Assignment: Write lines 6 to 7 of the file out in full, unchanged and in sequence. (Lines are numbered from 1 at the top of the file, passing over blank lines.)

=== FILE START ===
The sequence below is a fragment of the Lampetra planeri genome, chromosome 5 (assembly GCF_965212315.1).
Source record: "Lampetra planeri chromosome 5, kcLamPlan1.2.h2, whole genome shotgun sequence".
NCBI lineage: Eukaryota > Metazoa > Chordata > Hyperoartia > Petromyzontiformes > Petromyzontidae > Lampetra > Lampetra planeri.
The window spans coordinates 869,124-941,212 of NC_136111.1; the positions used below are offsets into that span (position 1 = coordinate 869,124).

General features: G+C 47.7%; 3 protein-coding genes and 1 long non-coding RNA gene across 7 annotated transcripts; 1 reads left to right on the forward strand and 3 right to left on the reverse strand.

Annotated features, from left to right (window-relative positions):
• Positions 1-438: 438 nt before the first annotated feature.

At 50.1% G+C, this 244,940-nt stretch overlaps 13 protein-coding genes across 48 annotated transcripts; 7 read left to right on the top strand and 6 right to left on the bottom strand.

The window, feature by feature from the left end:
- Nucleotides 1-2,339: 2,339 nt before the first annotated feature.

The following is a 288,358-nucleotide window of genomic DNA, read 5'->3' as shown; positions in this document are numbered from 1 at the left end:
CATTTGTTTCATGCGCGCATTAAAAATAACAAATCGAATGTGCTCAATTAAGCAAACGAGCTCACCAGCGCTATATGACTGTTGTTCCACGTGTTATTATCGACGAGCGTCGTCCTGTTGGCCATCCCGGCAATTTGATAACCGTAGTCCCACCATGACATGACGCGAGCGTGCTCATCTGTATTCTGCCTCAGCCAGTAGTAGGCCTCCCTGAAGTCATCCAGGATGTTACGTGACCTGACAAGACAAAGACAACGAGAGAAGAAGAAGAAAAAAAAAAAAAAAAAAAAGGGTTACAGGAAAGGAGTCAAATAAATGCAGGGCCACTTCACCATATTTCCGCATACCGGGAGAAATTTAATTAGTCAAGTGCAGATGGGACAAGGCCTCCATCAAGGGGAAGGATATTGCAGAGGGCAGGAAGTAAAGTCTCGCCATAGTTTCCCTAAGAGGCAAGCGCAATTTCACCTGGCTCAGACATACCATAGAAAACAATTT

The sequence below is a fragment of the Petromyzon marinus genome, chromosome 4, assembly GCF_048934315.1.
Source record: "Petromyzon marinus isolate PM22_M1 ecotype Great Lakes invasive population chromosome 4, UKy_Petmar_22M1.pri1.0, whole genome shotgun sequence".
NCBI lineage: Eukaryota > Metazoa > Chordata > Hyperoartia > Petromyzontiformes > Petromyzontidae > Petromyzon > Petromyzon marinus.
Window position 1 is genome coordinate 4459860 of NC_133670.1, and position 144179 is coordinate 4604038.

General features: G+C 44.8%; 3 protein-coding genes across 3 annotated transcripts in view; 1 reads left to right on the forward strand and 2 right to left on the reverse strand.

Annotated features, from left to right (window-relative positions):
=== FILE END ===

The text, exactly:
Annotated features, from left to right (window-relative positions):
• Positions 1-438: 438 nt before the first annotated feature.